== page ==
Timely consumer information – analyzing claims made about weight loss products just as many New Year’s resolutions start to hit their second week.
In typical Healthy Skeptic fashion, clear language cuts through the claims:
Why does it matter for a major newspaper to take on weight loss claims like this? Because overweight people are vulnerable to claims of a quick fix – a pop-a-pill solution. The $50-or-so per month cost of the products could go toward a fitness center membership instead.
The column includes a cost estimate for the products mentioned. This column is consistently good about including cost information.
The column allows promoters of products to make their claims, but then quotes an independent professor of pharmacy saying that, to his knowledge, there are no well-designed studies showing that caffeine works better than placebo for weight loss.
The story ends with a Duke fitness expert warning that “too much caffeine — such as the high doses found in Zantrex — could cause jitteriness, anxiety, spikes in blood pressure and rapid heartbeats in some people.”
An independent professor of pharmacy is quoted saying that, to his knowledge, there are no well-designed studies showing that caffeine works better than placebo for weight loss.
One study of caffeine increasing metabolic rate was cited, but with the note that “there’s no clear evidence this translates into weight loss.”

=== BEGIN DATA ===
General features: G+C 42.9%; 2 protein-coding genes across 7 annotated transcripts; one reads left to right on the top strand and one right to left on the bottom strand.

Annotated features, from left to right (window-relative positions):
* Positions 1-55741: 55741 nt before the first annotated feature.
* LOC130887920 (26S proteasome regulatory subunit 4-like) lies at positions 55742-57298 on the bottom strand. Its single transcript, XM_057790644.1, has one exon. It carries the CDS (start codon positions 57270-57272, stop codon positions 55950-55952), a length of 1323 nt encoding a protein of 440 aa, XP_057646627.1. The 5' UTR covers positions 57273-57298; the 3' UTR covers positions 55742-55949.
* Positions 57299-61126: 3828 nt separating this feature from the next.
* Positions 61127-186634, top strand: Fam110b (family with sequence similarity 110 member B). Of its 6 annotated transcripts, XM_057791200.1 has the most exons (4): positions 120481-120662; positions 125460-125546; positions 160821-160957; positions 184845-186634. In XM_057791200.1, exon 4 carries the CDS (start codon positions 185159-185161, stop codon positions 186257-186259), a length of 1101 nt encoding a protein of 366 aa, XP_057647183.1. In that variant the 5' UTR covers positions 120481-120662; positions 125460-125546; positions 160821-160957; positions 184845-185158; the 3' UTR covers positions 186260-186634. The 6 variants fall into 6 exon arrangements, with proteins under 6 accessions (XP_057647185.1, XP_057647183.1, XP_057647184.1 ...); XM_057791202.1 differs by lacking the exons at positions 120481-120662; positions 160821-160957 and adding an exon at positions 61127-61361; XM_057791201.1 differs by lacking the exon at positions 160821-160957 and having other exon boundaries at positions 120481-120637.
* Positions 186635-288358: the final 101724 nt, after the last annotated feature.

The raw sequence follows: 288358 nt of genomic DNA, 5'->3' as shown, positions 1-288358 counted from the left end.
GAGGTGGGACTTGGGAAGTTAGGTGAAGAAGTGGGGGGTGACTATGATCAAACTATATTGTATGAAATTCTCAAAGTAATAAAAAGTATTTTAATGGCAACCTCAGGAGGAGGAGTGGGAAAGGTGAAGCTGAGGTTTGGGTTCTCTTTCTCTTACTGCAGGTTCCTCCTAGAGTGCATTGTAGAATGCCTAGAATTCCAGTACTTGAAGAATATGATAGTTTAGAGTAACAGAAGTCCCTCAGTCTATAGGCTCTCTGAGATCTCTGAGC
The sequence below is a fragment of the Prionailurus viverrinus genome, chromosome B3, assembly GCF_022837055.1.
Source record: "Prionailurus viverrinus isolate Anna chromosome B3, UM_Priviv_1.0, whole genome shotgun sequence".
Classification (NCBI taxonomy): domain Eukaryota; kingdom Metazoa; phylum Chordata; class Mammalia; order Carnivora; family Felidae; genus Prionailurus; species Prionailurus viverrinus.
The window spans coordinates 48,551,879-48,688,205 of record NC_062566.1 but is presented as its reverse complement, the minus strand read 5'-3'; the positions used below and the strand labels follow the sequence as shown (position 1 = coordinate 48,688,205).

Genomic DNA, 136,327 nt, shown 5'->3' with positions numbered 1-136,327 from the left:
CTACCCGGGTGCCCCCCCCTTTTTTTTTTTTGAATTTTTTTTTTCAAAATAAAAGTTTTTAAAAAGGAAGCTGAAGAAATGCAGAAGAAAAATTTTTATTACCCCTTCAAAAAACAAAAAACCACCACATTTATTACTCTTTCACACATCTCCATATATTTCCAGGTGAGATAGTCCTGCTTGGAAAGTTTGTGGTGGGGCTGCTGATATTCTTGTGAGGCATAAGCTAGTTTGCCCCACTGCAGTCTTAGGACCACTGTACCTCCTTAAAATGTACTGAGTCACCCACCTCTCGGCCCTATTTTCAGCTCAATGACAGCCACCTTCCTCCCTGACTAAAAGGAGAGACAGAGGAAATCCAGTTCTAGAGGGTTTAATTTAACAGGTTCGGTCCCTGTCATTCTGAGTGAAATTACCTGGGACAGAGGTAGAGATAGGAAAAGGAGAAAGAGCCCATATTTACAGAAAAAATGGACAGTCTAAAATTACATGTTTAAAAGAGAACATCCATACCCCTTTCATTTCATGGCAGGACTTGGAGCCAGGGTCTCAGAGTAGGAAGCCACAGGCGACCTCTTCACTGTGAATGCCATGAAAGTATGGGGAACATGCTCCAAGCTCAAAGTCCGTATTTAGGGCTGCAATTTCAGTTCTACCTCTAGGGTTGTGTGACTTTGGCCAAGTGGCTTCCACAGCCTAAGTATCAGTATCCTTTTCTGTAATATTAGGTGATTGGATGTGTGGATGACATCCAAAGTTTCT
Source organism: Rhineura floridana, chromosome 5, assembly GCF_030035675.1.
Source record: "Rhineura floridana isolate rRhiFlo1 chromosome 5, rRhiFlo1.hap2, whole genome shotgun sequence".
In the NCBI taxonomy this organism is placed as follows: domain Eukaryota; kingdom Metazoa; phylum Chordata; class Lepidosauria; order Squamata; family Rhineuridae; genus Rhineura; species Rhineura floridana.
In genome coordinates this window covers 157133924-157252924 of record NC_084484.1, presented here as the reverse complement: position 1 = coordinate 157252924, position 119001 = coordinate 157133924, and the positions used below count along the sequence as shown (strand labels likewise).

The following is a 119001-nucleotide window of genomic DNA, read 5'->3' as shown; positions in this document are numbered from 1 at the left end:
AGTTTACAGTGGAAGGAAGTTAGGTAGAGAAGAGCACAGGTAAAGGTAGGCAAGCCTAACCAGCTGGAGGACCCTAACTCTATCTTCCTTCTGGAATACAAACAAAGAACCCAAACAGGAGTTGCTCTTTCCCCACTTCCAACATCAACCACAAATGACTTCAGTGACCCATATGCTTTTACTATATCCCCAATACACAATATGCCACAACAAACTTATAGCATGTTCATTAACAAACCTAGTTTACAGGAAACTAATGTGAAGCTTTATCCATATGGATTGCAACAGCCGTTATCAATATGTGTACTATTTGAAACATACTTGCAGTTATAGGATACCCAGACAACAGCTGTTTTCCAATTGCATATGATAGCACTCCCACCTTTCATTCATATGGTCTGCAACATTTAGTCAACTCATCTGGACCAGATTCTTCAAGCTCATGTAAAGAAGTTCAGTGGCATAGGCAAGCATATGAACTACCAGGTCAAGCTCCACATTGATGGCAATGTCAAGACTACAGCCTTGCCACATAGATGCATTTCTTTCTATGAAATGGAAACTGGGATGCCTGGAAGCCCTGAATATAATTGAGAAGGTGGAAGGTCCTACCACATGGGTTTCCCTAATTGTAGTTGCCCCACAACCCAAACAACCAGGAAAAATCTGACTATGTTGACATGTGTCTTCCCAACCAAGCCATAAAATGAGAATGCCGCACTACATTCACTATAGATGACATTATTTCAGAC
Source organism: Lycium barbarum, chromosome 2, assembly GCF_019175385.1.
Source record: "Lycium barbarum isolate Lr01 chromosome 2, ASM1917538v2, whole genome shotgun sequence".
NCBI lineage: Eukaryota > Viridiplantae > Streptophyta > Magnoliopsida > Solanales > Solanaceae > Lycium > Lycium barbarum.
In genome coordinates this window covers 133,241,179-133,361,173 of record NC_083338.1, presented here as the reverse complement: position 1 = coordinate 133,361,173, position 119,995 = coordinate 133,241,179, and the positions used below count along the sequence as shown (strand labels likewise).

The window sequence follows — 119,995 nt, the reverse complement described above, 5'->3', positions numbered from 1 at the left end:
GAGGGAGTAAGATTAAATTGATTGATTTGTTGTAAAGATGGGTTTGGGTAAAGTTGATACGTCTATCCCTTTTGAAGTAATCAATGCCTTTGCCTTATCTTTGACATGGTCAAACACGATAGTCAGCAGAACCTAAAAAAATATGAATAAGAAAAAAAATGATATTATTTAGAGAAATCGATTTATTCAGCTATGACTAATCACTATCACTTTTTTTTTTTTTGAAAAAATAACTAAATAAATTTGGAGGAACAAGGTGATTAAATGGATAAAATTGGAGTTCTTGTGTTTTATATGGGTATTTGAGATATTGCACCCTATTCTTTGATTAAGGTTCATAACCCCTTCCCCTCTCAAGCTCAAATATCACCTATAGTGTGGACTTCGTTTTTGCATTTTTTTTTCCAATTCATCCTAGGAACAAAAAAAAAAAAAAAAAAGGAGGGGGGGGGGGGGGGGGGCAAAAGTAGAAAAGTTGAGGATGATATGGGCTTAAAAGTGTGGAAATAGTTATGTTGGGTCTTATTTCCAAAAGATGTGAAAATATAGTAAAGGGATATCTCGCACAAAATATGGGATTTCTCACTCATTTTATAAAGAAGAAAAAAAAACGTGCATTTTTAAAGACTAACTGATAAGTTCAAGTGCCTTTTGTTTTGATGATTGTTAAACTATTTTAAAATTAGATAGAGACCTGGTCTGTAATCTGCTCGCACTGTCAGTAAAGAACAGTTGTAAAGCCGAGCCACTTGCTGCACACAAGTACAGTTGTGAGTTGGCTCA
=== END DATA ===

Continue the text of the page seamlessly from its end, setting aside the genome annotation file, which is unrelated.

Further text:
No disease mongering at play here.
Two independent sources were quoted for context and synthesis of the literature.
An independent expert says in the story:
“…patients often ask about caffeine as a weight-loss aid. “I tell them it’s definitely not going to be as helpful as 30 minutes of exercise.” (He) says a little caffeine before a workout might help a person exercise harder and longer, which could theoretically help them control their weight. But the real credit would go to the exercise, not the caffeine.
The column says that one of the products mentioned is available at many drugstores. There isn’t any comment on availability of the other product mentioned. We’ll give the story the benefit of the doubt on this one.
Not applicable. No claims of novelty are made. The column reminds readers that trying a shortcut to weight loss, though tempting, is unlikely to work.
It’s clear that the column did not rely solely or largely on a news release.